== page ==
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    ABSTRACT: Background: We presented the photoacoustic imaging (PAI) tool and to evaluate whether microcalcifications in breast tissue can be detected on photoacoustic (PA) images. Methods: We collected 21 cores containing microcalcifications (n = 11, microcalcification group) and none (n = 10, control group) in stereotactic or ultrasound (US) guided 8-gauge vacuum-assisted biopsies. Photoacoustic (PA) images were acquired through ex vivo experiments by transmitting laser pulses with two different wavelengths (700 nm and 800 nm). The presence of microcalcifications in PA images were blindly assessed by two radiologists and compared with specimen mammography. A ratio of the signal amplitude occurring at 700 nm to that occurring at 800 nm was calculated for each PA focus and was called the PAI ratio. Results: Based on the change of PA signal amplitude between 700 nm and 800 nm, 10 out of 11 specimens containing microcalcifications and 8 out of 10 specimens without calcifications were correctly identified on blind review; the sensitivity, specificity, accuracy, positive predictive and negative predictive values of our blind review were 90.91%, 80.0%, 85.71%, 83.33% and 88.89%. The PAI ratio in the microcalcification group was significantly higher than that in the control group (the median PAI ratio, 2.46 versus 1.11, respectively, P = .001). On subgroup analysis in the microcalcification group, neither malignant diagnosis nor the number or size of calcification-foci was proven to contribute to PAI ratios. Conclusion: Breast microcalcifications generated distinguishable PA signals unlike breast tissue without calcifications. So, PAI, a non-ionizing and non-invasive hybrid imaging technique, can be an alternative in overcoming the limitations of conventional US imaging.
    PLoS ONE 08/2014; 9(8):e105878. DOI:10.1371/journal.pone.0105878 · 3.53 Impact Factor
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    ABSTRACT: BACKGROUND & AIMS: Endoplasmic reticulum (ER) stress is implicated in the development of type 2 diabetes mellitus. ER stress activates the unfolded protein response pathway, which contributes to apoptosis and insulin resistance. We investigated the roles of cytochrome P450 4A (CYP4A) in the regulation of hepatic ER stress, insulin resistance, and the development of diabetes in mice. METHODS: We used mass spectrometry to compare levels of CYP450 proteins in livers from C57BL/6J and C57BL/KsJ-db/db (db/db) mice; findings were confirmed by immunoblot and real-time PCR analyses. To create a model of diet-induced diabetes, C57BL/6J mice were placed on high-fat diets. Mice were given intraperitoneal injections of an inhibitor (HET0016) or an inducer (clofibrate) of CYP4A, or tail injections of small hairpin RNAs against CYP4A messenger RNA; liver tissues were collected and analyzed for ER stress, insulin resistance, and apoptosis. The effect of HET0016 and CYP4A knockdown also were analyzed in HepG2 cells. RESULTS: Levels of the CYP4A isoforms were highly up-regulated in livers of db/db mice compared with C57BL/6J mice. Inhibition of CYP4A in db/db and mice on high-fat diets reduced features of diabetes such as insulin hypersecretion, hepatic steatosis, and increased glucose tolerance. CYP4A inhibition reduced levels of ER stress, insulin resistance, and apoptosis in the livers of diabetic mice; it also restored hepatic functions. Inversely, induction of CYP4A accelerated ER stress, insulin resistance, and apoptosis in livers of db/db mice. CONCLUSIONS: CYP4A proteins are up-regulated in livers of mice with genetically induced and diet-induced diabetes. Inhibition of CYP4A in mice reduces hepatic ER stress, apoptosis, insulin resistance, and steatosis. Strategies to reduce levels or activity of CYP4A proteins in liver might be developed for treatment of patients with type 2 diabetes.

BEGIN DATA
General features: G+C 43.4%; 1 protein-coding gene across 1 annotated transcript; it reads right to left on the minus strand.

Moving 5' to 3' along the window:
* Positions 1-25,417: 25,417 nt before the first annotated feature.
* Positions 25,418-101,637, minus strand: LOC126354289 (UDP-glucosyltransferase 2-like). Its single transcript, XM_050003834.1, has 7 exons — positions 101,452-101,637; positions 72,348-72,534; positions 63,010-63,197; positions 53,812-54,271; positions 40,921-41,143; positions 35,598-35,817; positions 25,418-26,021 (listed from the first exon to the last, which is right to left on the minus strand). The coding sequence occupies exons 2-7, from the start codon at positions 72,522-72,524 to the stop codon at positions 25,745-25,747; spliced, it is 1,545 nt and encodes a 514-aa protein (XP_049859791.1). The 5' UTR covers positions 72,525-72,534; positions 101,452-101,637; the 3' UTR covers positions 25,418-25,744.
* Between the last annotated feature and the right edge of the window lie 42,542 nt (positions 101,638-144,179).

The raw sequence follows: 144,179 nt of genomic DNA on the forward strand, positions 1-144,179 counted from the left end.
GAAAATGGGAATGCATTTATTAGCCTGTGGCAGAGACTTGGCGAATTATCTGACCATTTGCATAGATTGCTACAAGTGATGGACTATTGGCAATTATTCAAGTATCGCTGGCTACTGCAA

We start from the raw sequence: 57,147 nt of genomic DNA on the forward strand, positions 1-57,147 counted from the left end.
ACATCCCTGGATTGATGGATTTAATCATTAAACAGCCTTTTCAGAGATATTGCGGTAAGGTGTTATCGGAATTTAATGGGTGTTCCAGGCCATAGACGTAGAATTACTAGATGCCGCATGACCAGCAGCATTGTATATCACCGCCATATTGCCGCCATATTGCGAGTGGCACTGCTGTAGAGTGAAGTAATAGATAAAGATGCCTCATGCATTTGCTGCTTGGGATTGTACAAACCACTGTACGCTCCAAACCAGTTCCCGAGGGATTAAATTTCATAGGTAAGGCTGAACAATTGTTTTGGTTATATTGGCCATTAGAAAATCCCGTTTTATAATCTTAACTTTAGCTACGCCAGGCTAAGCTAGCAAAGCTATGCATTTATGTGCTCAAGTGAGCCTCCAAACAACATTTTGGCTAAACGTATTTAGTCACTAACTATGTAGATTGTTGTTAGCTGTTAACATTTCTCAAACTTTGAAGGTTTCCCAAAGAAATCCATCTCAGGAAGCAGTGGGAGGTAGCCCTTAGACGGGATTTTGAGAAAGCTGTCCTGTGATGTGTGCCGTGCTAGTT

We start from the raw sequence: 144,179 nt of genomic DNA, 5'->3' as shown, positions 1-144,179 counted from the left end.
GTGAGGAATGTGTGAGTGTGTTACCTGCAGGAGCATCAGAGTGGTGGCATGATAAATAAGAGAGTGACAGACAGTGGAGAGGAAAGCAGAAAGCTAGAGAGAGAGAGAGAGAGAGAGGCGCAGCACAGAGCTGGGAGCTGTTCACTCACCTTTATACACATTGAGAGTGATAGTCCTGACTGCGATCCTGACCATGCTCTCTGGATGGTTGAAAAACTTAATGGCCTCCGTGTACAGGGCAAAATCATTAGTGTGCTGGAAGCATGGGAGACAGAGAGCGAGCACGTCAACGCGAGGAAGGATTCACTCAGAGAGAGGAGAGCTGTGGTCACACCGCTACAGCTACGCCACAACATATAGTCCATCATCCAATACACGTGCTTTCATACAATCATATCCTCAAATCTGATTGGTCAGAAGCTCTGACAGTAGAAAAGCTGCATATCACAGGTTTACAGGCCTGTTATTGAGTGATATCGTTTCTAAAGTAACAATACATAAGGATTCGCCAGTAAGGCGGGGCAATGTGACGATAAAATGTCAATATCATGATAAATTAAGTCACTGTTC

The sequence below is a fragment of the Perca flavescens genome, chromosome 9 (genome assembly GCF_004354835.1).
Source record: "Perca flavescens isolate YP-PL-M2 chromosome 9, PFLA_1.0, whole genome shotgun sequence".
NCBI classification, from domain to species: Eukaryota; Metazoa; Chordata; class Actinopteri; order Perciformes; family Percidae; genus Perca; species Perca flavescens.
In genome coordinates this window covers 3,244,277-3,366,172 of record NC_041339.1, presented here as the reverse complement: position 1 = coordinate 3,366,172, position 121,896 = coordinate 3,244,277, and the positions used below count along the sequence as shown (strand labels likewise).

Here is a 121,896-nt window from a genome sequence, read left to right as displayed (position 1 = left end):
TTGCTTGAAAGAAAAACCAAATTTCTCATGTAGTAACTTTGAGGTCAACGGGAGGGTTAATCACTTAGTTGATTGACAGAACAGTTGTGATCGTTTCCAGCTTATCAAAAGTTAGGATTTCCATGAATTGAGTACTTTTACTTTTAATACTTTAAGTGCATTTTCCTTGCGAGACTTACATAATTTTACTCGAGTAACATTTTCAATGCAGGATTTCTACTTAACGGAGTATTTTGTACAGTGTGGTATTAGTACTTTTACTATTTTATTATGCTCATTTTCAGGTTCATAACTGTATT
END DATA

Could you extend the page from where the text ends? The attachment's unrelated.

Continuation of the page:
Gastroenterology 06/2014; 147(4). DOI:10.1053/j.gastro.2014.06.039 · 13.93 Impact Factor
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    ABSTRACT: The secretion of extracellular membrane vesicles (EMVs) is a common phenomenon that occurs in archaea, bacteria, and mammalian cells. EMVs contain biologically active proteins, which have diverse roles in biological processes. The outer membrane vesicles (OMVs) of Gram-negative bacteria and membrane vesicles (MVs) of Gram-positive bacteria have been discovered in various species. The main issues related to bacterial EMVs are their virulence, biogenesis mechanisms, host cell interaction mechanisms, and their potential use as new vaccine candidates. Recently, proteomics has become an essential tool for the characterization of EMVs. Proteomics is useful for the identification, quantification, and protein-protein interaction analysis of EMV protein components. This review describes the current understanding of secretory EMVs based on proteomic methods and the characteristics of various bacterial secretory EMVs. Finally, evidence for their potential roles and future applications are discussed.
    Current Protein and Peptide Science 05/2014; DOI:10.2174/1573403X10666140505163121 · 2.33 Impact Factor
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    ABSTRACT: Neoadjuvant endocrine therapy with an aromatase inhibitor has shown efficacy comparable to that of neoadjuvant chemotherapy in patients with postmenopausal breast cancer. Preclinical and clinical studies have shown that the antidiabetic drug metformin has anti-tumor activity. This prospective, multicenter, phase II randomized, placebo controlled trial was designed to evaluate the direct anti-tumor effect of metformin in non-diabetic postmenopausal women with estrogen-receptor (ER) positive breast cancer. Patients meeting the inclusion criteria and providing written informed consent will be randomized to 24 weeks of neoadjuvant treatment with letrozole (2.5 mg/day) and either metformin (2000 mg/day) or placebo. Target accrual number is 104 patients per arm. The primary endpoint will be clinical response rate, as measured by calipers. Secondary endpoints include pathologic complete response rate, breast conserving rate, change in Ki67 expression, breast density change, and toxicity profile. Molecular assays will be performed using samples obtained before treatment, at week 4, and postoperatively. This study will provide direct evidence of the anti-tumor effect of metformin in non-diabetic, postmenopausal patients with ER-positive breast cancer.Trial registration: ClinicalTrials.gov Identifier NCT01589367.